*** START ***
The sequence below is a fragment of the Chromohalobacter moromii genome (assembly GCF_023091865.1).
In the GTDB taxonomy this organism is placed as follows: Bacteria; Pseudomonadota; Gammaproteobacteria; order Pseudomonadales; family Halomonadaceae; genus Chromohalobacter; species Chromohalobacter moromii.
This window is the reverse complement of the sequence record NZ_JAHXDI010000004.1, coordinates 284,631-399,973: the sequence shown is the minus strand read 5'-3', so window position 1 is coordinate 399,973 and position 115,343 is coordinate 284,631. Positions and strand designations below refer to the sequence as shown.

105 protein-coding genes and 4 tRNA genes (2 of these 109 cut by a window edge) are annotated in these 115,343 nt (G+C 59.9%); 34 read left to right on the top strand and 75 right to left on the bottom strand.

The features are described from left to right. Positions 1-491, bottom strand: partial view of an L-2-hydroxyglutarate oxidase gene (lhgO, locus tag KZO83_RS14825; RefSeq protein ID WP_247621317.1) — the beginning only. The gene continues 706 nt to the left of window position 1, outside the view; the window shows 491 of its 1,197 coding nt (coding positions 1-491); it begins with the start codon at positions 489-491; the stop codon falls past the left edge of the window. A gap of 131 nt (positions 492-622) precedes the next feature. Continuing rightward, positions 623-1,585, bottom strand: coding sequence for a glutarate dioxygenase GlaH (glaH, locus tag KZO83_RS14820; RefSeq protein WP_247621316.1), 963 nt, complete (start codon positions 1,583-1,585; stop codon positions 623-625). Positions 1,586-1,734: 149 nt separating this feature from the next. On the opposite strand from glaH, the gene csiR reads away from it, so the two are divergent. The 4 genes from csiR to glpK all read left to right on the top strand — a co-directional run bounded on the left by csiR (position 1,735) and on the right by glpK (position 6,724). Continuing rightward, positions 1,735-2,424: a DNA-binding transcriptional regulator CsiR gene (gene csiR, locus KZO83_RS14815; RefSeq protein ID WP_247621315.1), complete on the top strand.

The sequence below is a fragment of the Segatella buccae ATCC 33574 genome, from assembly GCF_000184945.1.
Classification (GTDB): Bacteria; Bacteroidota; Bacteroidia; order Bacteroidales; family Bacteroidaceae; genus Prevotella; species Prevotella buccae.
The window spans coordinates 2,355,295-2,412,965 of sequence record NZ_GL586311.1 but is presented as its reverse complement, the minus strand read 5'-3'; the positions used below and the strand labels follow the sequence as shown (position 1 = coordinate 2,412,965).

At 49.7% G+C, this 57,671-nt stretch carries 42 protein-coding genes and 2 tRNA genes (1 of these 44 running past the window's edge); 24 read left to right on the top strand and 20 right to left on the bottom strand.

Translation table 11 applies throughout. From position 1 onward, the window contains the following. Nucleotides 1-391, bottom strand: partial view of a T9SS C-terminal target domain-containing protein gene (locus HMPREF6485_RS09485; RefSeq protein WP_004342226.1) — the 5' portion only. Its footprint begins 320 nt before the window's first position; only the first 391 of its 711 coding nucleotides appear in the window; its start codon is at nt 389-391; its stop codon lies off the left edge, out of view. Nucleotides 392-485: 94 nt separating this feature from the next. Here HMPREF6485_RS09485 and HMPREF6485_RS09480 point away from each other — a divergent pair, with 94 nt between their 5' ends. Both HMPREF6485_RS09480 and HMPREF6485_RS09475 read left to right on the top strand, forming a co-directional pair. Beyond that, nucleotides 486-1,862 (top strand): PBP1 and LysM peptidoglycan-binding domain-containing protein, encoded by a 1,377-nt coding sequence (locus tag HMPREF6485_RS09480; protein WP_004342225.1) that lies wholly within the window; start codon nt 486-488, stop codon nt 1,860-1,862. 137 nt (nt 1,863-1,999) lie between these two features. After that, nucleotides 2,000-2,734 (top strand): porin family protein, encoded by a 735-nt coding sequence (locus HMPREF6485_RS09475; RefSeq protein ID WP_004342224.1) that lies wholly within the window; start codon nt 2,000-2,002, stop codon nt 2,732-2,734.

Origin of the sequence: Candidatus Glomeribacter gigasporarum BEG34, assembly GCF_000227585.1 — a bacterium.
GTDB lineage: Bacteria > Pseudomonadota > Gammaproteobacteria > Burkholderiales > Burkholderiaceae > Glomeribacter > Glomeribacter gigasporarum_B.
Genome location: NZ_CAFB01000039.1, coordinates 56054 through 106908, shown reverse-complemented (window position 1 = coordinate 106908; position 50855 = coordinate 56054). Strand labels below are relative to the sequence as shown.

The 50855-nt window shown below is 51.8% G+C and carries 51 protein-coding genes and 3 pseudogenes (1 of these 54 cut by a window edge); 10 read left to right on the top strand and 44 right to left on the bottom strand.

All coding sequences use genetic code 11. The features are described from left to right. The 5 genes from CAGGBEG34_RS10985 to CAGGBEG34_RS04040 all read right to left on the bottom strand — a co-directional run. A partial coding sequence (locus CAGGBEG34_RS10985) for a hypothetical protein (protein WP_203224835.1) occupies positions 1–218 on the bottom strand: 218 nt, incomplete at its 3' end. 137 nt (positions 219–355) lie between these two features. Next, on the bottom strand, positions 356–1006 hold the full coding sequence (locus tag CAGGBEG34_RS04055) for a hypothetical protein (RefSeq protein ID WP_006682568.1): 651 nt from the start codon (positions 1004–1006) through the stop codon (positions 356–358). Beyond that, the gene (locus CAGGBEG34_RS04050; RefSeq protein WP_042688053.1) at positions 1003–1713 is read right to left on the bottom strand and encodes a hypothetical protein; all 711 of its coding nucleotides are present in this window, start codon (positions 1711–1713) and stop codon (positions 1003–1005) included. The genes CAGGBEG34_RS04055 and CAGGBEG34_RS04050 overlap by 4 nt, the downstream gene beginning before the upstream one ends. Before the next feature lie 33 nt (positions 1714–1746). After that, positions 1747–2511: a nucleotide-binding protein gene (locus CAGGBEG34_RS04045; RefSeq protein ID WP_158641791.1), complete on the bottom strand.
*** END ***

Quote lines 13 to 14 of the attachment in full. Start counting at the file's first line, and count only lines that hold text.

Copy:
Genome location: NZ_CAFB01000039.1, coordinates 56054 through 106908, shown reverse-complemented (window position 1 = coordinate 106908; position 50855 = coordinate 56054). Strand labels below are relative to the sequence as shown.

The 50855-nt window shown below is 51.8% G+C and carries 51 protein-coding genes and 3 pseudogenes (1 of these 54 cut by a window edge); 10 read left to right on the top strand and 44 right to left on the bottom strand.